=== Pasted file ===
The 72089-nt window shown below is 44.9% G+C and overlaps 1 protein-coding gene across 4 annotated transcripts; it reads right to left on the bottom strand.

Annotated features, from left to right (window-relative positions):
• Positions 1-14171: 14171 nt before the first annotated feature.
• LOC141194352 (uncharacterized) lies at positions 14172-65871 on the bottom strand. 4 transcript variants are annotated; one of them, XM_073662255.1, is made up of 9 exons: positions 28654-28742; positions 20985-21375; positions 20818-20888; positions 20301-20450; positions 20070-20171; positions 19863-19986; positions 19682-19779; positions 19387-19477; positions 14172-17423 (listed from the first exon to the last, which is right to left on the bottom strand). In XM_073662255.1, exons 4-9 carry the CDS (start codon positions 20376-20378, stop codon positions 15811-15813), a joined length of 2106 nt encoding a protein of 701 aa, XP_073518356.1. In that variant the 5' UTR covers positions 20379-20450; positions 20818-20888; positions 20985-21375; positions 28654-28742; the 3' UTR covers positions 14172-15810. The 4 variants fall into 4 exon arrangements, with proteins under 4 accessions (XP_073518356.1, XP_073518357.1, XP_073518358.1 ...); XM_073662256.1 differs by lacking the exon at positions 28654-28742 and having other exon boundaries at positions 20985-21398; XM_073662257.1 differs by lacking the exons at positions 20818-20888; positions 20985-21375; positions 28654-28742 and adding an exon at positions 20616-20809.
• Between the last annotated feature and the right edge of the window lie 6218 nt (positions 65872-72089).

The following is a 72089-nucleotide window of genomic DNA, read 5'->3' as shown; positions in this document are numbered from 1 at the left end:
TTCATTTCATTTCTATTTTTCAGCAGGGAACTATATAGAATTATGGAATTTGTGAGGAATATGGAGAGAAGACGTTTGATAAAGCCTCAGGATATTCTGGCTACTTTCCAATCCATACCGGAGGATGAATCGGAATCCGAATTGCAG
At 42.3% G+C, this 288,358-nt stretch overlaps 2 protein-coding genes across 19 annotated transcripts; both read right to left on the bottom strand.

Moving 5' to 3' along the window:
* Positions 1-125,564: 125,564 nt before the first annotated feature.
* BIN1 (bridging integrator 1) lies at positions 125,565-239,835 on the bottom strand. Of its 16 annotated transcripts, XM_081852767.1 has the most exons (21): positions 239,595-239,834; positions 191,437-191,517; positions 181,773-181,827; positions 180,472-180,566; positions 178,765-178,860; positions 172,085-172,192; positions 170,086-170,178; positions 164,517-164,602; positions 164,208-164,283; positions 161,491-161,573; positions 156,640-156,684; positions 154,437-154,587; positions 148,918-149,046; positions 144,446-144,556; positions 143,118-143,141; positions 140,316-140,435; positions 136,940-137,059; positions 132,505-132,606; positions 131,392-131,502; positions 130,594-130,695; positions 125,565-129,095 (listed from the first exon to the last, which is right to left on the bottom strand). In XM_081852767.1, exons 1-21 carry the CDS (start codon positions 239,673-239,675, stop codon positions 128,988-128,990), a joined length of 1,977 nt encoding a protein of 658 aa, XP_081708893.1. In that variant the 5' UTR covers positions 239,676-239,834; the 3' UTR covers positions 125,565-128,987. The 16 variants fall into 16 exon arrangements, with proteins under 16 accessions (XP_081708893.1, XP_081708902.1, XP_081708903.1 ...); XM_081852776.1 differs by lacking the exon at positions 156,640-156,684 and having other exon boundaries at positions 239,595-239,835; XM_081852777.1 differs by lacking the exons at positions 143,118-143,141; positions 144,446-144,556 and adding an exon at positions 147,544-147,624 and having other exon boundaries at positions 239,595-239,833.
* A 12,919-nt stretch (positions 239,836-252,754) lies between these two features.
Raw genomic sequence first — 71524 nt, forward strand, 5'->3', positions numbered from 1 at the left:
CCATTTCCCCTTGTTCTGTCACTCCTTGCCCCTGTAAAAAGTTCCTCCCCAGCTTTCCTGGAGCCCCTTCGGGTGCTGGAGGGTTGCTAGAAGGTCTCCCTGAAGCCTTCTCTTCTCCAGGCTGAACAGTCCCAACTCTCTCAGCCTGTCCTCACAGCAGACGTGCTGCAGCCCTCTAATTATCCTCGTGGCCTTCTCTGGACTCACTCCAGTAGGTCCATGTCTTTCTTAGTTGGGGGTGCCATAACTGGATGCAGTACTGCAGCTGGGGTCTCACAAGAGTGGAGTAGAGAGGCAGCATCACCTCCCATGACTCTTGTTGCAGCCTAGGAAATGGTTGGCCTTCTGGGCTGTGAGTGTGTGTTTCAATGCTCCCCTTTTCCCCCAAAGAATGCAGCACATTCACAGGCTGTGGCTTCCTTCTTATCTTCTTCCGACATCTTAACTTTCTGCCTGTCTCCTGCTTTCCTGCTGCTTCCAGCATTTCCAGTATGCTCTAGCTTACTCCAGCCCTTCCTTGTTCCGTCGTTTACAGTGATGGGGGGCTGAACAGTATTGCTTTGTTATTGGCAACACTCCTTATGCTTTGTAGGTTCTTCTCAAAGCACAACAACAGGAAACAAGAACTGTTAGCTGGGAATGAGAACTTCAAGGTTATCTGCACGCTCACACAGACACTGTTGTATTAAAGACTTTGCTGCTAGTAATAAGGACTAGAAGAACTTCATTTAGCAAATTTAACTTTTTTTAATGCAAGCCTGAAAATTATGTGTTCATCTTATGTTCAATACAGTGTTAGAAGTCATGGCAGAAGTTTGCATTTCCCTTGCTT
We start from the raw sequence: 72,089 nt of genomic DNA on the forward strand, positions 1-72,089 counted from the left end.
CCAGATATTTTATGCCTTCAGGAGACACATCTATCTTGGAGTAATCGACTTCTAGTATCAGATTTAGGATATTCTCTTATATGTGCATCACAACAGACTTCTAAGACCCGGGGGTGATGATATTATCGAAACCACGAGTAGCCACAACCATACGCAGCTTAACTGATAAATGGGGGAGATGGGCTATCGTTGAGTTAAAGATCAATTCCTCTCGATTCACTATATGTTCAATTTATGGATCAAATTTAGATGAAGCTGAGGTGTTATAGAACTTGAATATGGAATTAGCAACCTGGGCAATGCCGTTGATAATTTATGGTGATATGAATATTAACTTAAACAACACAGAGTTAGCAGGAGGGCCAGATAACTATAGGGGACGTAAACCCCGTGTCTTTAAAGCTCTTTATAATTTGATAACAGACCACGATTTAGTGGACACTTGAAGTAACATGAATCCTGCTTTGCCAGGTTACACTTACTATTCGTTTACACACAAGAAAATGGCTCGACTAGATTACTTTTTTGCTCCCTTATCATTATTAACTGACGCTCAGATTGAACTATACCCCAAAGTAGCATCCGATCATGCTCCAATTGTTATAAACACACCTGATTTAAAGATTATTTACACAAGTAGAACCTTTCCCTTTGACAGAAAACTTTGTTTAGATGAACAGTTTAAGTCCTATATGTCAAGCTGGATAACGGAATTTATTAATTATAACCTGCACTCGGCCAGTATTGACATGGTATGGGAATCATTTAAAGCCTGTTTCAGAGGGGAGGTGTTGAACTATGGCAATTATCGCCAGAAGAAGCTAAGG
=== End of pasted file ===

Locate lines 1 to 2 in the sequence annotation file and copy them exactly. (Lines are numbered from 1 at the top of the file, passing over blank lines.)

The 72089-nt window shown below is 44.9% G+C and overlaps 1 protein-coding gene across 4 annotated transcripts; it reads right to left on the bottom strand.

Annotated features, from left to right (window-relative positions):